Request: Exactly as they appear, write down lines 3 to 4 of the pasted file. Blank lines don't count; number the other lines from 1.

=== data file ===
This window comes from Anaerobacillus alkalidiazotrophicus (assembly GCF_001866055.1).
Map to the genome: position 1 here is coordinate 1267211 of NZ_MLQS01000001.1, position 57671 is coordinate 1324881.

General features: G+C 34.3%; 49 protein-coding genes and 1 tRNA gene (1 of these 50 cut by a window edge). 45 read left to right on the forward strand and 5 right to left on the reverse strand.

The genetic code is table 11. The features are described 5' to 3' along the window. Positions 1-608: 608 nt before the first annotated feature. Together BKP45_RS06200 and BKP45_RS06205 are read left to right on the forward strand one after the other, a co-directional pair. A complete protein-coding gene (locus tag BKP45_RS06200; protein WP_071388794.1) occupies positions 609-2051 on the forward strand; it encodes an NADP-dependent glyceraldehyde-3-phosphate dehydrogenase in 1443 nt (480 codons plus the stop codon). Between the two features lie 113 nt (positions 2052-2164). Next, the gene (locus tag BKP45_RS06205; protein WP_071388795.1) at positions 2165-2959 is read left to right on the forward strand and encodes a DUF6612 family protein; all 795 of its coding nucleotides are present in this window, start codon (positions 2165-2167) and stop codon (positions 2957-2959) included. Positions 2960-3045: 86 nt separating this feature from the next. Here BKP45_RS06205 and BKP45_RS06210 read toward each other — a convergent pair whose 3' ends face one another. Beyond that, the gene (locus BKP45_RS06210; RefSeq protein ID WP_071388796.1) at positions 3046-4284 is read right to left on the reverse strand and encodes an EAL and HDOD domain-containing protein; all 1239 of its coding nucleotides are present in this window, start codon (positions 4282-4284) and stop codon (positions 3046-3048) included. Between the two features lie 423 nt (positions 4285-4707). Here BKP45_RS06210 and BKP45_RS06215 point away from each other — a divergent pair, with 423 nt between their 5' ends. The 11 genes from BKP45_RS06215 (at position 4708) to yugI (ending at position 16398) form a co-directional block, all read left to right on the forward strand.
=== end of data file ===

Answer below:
General features: G+C 34.3%; 49 protein-coding genes and 1 tRNA gene (1 of these 50 cut by a window edge). 45 read left to right on the forward strand and 5 right to left on the reverse strand.

The genetic code is table 11. The features are described 5' to 3' along the window. Positions 1-608: 608 nt before the first annotated feature. Together BKP45_RS06200 and BKP45_RS06205 are read left to right on the forward strand one after the other, a co-directional pair. A complete protein-coding gene (locus tag BKP45_RS06200; protein WP_071388794.1) occupies positions 609-2051 on the forward strand; it encodes an NADP-dependent glyceraldehyde-3-phosphate dehydrogenase in 1443 nt (480 codons plus the stop codon). Between the two features lie 113 nt (positions 2052-2164). Next, the gene (locus tag BKP45_RS06205; protein WP_071388795.1) at positions 2165-2959 is read left to right on the forward strand and encodes a DUF6612 family protein; all 795 of its coding nucleotides are present in this window, start codon (positions 2165-2167) and stop codon (positions 2957-2959) included. Positions 2960-3045: 86 nt separating this feature from the next. Here BKP45_RS06205 and BKP45_RS06210 read toward each other — a convergent pair whose 3' ends face one another. Beyond that, the gene (locus BKP45_RS06210; RefSeq protein ID WP_071388796.1) at positions 3046-4284 is read right to left on the reverse strand and encodes an EAL and HDOD domain-containing protein; all 1239 of its coding nucleotides are present in this window, start codon (positions 4282-4284) and stop codon (positions 3046-3048) included. Between the two features lie 423 nt (positions 4285-4707). Here BKP45_RS06210 and BKP45_RS06215 point away from each other — a divergent pair, with 423 nt between their 5' ends. The 11 genes from BKP45_RS06215 (at position 4708) to yugI (ending at position 16398) form a co-directional block, all read left to right on the forward strand.